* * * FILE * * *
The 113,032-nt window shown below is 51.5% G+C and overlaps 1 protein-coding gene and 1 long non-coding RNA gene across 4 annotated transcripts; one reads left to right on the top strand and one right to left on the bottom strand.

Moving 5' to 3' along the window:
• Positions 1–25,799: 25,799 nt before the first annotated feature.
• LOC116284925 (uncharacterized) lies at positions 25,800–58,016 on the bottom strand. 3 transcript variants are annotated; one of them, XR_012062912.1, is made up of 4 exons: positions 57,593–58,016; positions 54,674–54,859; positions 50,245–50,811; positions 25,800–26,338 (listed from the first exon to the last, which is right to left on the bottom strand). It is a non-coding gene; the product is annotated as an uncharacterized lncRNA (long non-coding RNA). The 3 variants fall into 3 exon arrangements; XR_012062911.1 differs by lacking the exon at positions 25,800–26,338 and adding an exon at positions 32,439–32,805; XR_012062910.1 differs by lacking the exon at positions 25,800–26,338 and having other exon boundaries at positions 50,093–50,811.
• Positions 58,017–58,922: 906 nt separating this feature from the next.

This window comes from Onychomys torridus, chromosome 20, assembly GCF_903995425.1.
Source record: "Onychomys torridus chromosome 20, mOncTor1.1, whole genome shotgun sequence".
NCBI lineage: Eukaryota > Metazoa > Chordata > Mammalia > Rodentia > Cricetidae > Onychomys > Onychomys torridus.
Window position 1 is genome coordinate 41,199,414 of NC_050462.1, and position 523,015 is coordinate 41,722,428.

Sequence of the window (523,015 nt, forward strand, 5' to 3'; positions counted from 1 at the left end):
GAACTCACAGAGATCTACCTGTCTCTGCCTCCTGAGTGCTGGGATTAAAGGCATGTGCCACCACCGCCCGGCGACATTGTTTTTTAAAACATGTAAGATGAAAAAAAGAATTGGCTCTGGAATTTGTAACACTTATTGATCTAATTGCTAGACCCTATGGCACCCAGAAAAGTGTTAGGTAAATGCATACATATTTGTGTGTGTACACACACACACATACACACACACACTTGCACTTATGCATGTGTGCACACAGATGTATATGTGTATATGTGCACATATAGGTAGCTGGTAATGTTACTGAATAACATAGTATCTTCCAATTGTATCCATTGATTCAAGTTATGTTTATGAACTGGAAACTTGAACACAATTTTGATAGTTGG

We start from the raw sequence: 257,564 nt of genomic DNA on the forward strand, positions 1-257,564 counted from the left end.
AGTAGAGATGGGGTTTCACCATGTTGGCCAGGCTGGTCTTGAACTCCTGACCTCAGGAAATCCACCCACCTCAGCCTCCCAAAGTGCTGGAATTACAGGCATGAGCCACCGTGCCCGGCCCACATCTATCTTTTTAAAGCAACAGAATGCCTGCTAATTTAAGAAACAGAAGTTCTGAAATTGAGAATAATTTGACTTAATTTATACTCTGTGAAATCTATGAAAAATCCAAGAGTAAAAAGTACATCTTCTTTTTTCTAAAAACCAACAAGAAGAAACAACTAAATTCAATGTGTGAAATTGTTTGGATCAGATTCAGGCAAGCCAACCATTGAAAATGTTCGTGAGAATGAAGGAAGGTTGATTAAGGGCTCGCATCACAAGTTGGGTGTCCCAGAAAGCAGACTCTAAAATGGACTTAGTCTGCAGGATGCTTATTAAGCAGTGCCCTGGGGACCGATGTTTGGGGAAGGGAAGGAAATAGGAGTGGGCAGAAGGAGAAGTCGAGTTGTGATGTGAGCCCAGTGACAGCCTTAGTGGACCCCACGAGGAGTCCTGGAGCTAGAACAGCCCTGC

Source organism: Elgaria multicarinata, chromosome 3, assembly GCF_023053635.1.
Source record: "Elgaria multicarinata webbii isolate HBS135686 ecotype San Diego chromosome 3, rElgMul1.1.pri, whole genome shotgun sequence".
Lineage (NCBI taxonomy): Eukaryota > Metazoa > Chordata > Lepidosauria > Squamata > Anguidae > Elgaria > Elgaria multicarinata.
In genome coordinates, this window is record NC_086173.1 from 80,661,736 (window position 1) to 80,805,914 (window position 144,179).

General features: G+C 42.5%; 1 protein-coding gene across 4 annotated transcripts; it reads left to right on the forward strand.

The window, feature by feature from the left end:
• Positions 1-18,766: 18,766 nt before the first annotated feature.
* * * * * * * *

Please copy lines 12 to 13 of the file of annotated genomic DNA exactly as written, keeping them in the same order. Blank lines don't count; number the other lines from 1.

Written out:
We start from the raw sequence: 257,564 nt of genomic DNA on the forward strand, positions 1-257,564 counted from the left end.
AGTAGAGATGGGGTTTCACCATGTTGGCCAGGCTGGTCTTGAACTCCTGACCTCAGGAAATCCACCCACCTCAGCCTCCCAAAGTGCTGGAATTACAGGCATGAGCCACCGTGCCCGGCCCACATCTATCTTTTTAAAGCAACAGAATGCCTGCTAATTTAAGAAACAGAAGTTCTGAAATTGAGAATAATTTGACTTAATTTATACTCTGTGAAATCTATGAAAAATCCAAGAGTAAAAAGTACATCTTCTTTTTTCTAAAAACCAACAAGAAGAAACAACTAAATTCAATGTGTGAAATTGTTTGGATCAGATTCAGGCAAGCCAACCATTGAAAATGTTCGTGAGAATGAAGGAAGGTTGATTAAGGGCTCGCATCACAAGTTGGGTGTCCCAGAAAGCAGACTCTAAAATGGACTTAGTCTGCAGGATGCTTATTAAGCAGTGCCCTGGGGACCGATGTTTGGGGAAGGGAAGGAAATAGGAGTGGGCAGAAGGAGAAGTCGAGTTGTGATGTGAGCCCAGTGACAGCCTTAGTGGACCCCACGAGGAGTCCTGGAGCTAGAACAGCCCTGC